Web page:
Arts, Television

‘The Bad Batch’ Showcases Freedom and Identity in Final Season


The premiere of The Bad Batch season three marks the beginning of the end for the infamous Clone Force 99. After the first three episodes released on Wednesday, Feb. 21, the show’s final season promised Star Wars fans an emotional roller coaster that leaves viewers with a seamless plot transition into the First Galactic Empire

In the show’s first two seasons, viewers followed the Bad Batch, a group of defective clones with special abilities, as they navigate the galaxy. Originally created for the sole purpose of being soldiers, the Bad Batch soon realized they needed to make a change in their lives. Instead of fighting for the new regime following “Order 66,” the clone squad decided to take their own path and abandon the only thing they know: war. 

This season, Hunter, Wrecker, and Echo, all voiced by Dee Bradley Baker, need to find a way to rescue their squadmate and fellow clone, Omega (Michelle Ang), who the Empire took captive. Omega begins the season trapped in a maximum-security research base, while the rest of the team is trying to find any known trace of her. Season three sets up a typical Star Wars story that reminds fans why they fell in love with Star Wars in the first place. 

Seasons one and two set up the foundations for a potential massive story arc, so season three had big shoes to fill with only a few episodes worth of time to fill them. 

With this final season, The Bad Batch needs to fill the massive gap in time between the prequel and original trilogies and further the narrative toward the eventual return of Palpatine (Ian McDiarmid) in The Rise of Skywalker, all while pushing the thematic elements that give the show such a unique and refreshing perspective. 

Luckily for Star Wars fans, if the first few episodes are any indication, season three is checking all of those boxes.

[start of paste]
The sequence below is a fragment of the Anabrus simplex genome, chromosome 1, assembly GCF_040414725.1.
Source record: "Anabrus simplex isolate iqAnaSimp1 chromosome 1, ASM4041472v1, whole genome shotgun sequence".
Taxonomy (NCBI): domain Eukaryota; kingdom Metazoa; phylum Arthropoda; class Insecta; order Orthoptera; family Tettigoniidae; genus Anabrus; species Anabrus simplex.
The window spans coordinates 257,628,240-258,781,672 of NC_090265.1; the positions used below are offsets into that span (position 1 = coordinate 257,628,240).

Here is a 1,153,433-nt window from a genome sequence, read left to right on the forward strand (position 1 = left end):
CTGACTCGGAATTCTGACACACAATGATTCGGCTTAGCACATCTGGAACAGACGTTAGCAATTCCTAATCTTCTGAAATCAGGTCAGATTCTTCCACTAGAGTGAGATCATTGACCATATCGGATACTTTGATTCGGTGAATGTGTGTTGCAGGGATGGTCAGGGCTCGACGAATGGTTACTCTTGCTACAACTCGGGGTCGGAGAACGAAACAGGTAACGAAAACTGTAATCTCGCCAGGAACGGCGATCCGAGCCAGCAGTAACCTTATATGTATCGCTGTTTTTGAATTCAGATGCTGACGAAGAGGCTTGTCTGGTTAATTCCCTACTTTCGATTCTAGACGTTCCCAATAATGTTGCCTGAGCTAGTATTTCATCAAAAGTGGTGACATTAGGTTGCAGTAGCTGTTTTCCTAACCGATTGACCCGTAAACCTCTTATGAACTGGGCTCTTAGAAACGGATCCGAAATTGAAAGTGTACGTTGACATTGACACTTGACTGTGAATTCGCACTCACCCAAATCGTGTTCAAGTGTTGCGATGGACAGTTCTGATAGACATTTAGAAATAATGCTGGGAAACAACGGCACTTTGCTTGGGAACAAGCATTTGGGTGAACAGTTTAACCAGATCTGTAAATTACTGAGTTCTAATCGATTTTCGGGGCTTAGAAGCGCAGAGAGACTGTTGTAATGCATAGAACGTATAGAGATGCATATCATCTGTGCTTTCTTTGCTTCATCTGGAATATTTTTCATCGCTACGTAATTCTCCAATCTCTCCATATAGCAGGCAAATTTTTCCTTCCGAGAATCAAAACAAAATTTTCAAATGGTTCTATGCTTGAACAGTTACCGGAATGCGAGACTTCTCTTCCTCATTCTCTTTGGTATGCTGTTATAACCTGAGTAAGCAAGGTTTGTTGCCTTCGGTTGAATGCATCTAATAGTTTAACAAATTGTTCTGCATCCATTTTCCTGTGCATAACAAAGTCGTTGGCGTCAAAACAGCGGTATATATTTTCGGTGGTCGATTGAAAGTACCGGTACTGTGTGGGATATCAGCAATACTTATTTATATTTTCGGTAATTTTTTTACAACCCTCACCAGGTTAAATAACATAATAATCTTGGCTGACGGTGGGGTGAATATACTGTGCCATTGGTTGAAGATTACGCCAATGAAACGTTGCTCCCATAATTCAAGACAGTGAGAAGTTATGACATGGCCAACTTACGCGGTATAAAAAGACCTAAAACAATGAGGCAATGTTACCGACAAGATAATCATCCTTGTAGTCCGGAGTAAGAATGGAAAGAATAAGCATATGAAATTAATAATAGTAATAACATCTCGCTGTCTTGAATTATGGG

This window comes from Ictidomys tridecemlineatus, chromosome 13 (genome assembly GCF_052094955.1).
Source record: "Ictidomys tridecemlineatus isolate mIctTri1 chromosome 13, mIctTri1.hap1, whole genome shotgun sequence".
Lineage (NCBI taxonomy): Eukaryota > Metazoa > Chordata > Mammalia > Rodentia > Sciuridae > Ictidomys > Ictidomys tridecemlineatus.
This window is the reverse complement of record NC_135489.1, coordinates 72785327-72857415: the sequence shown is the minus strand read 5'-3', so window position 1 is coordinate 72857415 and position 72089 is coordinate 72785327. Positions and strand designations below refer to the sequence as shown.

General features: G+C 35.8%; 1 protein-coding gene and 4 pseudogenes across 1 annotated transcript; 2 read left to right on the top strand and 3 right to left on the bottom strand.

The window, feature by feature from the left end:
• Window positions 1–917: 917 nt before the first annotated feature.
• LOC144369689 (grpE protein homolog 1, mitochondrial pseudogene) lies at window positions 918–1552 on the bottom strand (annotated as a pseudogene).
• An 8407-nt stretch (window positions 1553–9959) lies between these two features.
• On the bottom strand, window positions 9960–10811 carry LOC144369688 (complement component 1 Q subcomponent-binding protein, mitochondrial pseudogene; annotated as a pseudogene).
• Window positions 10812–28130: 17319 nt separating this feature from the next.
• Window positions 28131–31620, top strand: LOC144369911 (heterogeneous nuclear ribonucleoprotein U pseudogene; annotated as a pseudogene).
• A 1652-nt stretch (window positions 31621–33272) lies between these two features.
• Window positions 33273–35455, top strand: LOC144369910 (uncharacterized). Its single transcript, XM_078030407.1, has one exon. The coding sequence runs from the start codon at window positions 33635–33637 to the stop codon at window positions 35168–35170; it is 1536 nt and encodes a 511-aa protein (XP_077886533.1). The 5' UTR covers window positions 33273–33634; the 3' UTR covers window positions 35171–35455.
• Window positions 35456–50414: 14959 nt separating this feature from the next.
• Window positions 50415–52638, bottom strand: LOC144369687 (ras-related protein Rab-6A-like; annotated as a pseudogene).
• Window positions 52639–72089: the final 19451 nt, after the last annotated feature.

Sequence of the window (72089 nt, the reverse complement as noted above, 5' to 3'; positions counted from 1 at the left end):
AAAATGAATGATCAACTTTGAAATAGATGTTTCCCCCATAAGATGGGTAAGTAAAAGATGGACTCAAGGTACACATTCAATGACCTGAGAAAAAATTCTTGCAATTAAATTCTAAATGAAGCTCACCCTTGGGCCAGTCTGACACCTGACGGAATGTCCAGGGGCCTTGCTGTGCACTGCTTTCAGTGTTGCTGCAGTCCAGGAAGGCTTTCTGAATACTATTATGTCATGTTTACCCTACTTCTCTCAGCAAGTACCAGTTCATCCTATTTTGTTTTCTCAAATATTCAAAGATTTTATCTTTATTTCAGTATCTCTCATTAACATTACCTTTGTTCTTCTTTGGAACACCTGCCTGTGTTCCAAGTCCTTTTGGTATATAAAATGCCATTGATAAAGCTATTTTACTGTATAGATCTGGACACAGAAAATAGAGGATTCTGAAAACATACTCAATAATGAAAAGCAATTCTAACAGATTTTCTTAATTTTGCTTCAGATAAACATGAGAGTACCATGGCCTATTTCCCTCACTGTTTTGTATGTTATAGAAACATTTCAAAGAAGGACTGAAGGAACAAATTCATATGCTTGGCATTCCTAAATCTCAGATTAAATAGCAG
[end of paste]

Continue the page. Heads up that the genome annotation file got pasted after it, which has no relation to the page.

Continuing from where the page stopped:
While kinship, identity, freedom, and struggle continue to be the thematic focal points of the show, an important development arises between Omega and Crosshair (Bradley Baker) that captures the essence of these themes. Both are facing imprisonment under the Empire, but each have their own individual mindset on said imprisonment. 

Omega is highly optimistic about a potential escape, however, Crosshair is on the opposite side of the spectrum. He holds no hope in the slightest, which is directly reflective of his life up until this point. 

On this same thought, throughout her plans of potential escape, Omega never contemplates leaving her clone brother behind. No matter the harm he may have previously caused, Crosshair was still, deep down, a member of the Bad Batch, according to Omega. 

Their relationship can best be described as a young and naive girl, blind to the harshness of reality, constantly butting heads with the older, more experienced clone, who is permanently scarred by his past traumas. 

The theme of freedom is further dissected during Hunter and Wrecker’s search for Omega. The two meet a group of stranded clone cadets who were abandoned and cast aside by the Empire. The collective go on to complete a mission that leads the Bad Batch closer to Omega, but other positives come out of this situation.

The once-forgotten clones are now free and able to make their own choices—the clones are no longer soldiers, but individuals.

Dynamics like these shed light on the clone experience, which is generally disregarded when it comes to the history of Star Wars projects. The world through the eyes of the clones continues to expand on the previous seasons.

As the Bad Batch focuses on rescuing Omega, Palpatine and the Empire are formulating a top-secret plan. Viewers are finally met with what the Empire calls, “Project Necromancer.” The scheme is meant to help Palpatine fulfill his wishes of immortality, thus providing needed information that comes into play during the sequel trilogy. 

Originally, following the release of The Rise of Skywalker, Palpatine’s return left spectators confused and disgruntled. The plot seemed as if the directors and writers were making up the future of Star Wars as they went. Now, The Bad Batch serves as necessary context to explain gaps in the sequel trilogy.

This will likely be of continued importance as the season continues, especially with Omega’s newfound role of being a potential host for Palpatine’s future clone. 

While the final journey has just begun, The Bad Batch’s three-episode premiere has laid the groundwork for a fun and action-packed season while still holding onto its original values and purposes as a show.  

February 25, 2024